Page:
Chávez issued 26 laws last week, many of which resemble items in a constitutional reform package rejected by voters last December.
Caracas, Venezuela; and Mexico City
Back then, Mr. Chávez claimed to have accepted the will of the people and seemed to back off his confrontational approach to pushing for a socialist state.
But now, his government is once again riling critics with recent moves, such as the passage of a slew of new laws that resemble items in the rejected constitutional reform package and the banning of opposition candidates from upcoming mayoral and gubernatorial elections.
If the new laws are perceived as a way to force reforms down the throats of voters who already rejected such proposals, however, it could embolden the opposition further and turn off moderate Chávez supporters ahead of regional elections in November.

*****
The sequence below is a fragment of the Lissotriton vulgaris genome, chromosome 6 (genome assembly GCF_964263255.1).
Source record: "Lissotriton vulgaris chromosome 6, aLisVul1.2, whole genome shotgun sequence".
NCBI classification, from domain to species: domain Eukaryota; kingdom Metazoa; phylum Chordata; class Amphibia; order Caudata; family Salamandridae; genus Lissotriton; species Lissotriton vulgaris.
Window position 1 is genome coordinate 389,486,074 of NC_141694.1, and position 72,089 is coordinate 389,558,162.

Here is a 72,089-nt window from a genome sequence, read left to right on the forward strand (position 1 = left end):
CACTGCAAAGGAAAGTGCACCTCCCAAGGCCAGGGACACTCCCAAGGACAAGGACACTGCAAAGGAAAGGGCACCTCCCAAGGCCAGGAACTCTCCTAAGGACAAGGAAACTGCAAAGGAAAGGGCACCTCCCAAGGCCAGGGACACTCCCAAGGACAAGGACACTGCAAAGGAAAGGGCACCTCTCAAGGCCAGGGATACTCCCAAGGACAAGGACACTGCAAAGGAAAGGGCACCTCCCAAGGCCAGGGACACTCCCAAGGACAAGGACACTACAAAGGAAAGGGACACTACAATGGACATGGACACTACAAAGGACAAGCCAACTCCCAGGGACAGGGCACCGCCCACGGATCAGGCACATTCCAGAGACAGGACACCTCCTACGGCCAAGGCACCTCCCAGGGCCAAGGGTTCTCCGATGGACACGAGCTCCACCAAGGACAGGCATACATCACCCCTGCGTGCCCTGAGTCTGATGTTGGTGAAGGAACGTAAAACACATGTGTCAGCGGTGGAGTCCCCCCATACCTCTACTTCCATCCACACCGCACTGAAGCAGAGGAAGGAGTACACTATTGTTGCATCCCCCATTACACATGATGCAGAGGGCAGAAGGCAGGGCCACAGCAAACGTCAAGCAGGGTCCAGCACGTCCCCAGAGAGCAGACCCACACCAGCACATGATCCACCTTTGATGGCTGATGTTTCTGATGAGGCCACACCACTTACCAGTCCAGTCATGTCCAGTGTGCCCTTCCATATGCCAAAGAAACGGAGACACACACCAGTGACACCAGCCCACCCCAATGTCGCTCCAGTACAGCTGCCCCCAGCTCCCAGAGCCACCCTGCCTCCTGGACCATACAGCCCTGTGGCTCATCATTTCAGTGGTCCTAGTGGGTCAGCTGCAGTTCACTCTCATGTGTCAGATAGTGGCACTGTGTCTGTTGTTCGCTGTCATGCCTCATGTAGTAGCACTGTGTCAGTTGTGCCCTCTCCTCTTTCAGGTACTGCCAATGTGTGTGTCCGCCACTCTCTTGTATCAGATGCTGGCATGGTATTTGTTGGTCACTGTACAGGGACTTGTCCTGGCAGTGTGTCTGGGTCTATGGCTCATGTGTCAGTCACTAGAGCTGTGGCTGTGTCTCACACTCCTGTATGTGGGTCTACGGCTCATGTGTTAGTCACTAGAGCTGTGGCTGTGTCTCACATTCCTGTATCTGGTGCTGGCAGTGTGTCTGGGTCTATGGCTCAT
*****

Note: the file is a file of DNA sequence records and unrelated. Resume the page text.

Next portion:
"The intentions [of the laws] are exceedingly clear: centralization, expanding control over society," says Teodoro Petkoff, the editor of the opposition daily Tal Cual and a Chávez critic. "The constitutional reform generated doubts, criticisms, and reservations among those who had previously voted for the president, and contributed to [December's] defeat. Seeing as the laws reproduce aspects of the constitutional reform, it should generate the same apprehensions about the government's intentions."
26 new laws by decree
Chávez issued 26 laws last week, upon the expiration of an 18-month period in which he could make laws without the approval of the National Assembly.
They range from the renaming of the armed forces to the establishment of civilian militias to giving more power to regional authorities who are designated by the central government.